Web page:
• Racial disparities in HIV care and outcomes were present among the patients of providers with low self-rated cultural competence, but not among those whose providers had higher levels of cultural competence.
  • In the study of the impact of the physician’s race, Saha et al. found:

    • Black patients indicated a higher likelihood of undergoing surgery, if they were the patient in the simulated interaction, when the physician was also Black.
    • For Black patients, but not for White patients, viewing physicians of the same race was associated with higher ratings of physician behavior and competence. Black patients also reported more trust in and comfort with physicians of the same race and rated them more highly overall.

Together, these studies indicate that a physician’s race can affect patients’ perceptions, trust and decision-making, independent of the physician’s behavior, but also that there are specific attitudes and skills that may allow physicians to overcome barriers that racial differences impose on their interactions with patients.

Saha, who was promoted to associate professor at Oregon Health & Science University in 2005, continued his cultural competence research after he completed the Generalist Physician Faculty Scholars Program. Under a National Institutes of Health grant, he developed and tested tools to measure cultural competence and racial bias among physicians, including refining the Culture and Medicine Survey (2007–09, $346,500).

“This program was pivotal in my career. It gave me unconditional support to do the work I wanted to do and made me really feel my work was valued and important,” said Saha. “It was an opportunity to be a part of a network of amazing thinkers and future leaders and people who could stimulate my own thinking and progress.”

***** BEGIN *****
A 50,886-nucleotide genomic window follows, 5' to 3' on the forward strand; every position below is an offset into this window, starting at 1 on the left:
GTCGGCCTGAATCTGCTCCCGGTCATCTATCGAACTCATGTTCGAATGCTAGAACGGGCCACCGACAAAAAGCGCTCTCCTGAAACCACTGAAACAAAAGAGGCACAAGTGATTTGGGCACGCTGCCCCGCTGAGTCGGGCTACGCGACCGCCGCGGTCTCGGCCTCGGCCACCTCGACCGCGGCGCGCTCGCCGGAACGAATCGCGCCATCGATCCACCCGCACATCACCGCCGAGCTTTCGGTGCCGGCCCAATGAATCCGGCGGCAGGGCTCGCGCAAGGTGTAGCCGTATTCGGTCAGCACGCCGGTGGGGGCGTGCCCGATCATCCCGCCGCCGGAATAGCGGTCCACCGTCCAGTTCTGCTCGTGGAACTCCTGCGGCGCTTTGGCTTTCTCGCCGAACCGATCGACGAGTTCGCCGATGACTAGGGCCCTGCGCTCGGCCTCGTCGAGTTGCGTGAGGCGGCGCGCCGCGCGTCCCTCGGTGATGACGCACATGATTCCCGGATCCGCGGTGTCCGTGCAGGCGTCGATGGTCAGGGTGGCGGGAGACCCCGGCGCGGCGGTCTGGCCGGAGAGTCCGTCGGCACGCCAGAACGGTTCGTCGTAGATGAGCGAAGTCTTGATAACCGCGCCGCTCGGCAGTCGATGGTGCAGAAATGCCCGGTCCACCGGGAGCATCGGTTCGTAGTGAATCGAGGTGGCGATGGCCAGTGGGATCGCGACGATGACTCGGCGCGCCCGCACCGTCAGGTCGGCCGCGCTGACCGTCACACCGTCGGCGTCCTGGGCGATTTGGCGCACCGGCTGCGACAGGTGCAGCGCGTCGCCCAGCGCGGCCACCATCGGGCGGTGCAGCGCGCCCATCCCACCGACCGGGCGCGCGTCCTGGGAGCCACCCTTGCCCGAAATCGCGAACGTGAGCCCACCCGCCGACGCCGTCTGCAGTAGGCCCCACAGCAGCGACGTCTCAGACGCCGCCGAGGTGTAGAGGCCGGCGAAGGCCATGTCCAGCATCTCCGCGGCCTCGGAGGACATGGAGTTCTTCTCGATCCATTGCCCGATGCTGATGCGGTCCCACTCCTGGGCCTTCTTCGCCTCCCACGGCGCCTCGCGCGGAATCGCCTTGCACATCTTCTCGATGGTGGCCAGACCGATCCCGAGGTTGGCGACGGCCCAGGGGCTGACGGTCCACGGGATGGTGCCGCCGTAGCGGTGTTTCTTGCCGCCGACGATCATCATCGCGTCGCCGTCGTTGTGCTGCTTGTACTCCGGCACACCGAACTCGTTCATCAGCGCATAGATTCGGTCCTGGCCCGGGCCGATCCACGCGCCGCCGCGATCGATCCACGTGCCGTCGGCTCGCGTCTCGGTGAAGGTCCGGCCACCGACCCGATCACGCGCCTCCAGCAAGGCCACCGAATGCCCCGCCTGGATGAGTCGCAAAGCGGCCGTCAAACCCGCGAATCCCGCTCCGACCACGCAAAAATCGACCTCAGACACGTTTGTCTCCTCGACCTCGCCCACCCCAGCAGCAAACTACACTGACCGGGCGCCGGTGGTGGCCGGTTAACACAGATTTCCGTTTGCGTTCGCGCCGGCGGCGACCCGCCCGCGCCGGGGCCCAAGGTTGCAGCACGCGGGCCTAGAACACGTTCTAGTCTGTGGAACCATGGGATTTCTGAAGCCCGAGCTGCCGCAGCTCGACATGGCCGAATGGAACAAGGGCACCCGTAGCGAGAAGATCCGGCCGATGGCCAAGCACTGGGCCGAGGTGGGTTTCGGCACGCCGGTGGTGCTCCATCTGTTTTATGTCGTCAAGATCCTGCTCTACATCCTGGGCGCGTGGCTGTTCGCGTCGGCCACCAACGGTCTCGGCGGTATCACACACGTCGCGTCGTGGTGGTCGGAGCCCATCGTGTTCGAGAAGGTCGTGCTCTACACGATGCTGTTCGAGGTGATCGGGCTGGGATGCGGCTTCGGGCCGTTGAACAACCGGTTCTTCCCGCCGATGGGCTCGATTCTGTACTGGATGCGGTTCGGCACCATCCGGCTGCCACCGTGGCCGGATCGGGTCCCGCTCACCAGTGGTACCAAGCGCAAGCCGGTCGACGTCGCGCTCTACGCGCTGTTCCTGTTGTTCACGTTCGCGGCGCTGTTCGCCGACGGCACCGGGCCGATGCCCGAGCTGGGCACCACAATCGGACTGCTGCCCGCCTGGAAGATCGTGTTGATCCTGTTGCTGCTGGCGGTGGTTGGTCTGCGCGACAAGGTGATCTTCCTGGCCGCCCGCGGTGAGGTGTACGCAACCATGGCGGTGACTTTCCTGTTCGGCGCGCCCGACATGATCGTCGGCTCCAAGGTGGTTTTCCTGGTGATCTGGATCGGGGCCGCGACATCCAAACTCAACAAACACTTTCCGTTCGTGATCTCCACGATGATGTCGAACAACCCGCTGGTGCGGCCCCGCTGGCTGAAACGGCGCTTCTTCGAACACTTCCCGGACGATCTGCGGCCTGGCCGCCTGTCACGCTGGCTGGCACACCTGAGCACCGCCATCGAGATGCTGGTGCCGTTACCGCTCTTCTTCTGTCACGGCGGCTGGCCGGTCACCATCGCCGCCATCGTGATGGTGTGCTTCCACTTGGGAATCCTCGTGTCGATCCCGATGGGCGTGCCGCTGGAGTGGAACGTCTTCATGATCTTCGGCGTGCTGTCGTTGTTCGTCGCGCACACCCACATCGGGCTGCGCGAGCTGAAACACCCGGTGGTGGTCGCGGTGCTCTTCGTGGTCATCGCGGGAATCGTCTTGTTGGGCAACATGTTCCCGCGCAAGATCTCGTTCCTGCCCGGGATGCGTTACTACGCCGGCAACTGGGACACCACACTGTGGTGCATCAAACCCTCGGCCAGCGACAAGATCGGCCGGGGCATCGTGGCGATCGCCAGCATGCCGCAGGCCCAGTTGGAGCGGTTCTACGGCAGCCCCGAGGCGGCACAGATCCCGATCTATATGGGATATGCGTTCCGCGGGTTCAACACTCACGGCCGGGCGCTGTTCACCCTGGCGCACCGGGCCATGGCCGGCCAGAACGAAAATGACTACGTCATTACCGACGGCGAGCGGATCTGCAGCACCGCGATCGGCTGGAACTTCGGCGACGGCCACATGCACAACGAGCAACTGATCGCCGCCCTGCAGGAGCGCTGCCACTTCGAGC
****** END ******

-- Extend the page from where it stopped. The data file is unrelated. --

RWJF Perspective: The Robert Wood Johnson Foundation established the Generalist Physician Faculty Scholars Program to create a cadre of respected generalist leaders in medical schools who would be in a position to influence curriculum, admissions and scholarship. Junior faculty in family medicine, internal medicine and pediatrics conducted research and built their careers under the guidance of mentors.

“Given the shortage of primary care physicians, we need innovative approaches to encourage medical students to choose careers in generalist fields. The Generalist Physician Faculty Scholars Program was designed to emphasize a scholarly foundation for generalism and improve the quality of the education provided to students who choose this important career path,” said Pamela S. Dickson, MBA, assistant vice president of RWJF’s Health Care Group.

When the program ended in 2008, RWJF created the Robert Wood Johnson Physician Faculty Scholars Program to strengthen the leadership and academic productivity of junior medical school faculty who are dedicated to improving health and health care. It is open not only to generalists, but all physicians.

Somnath Saha, MD, MPH

Somnath Saha, MD, MPH
Generalist Physician Faculty Scholar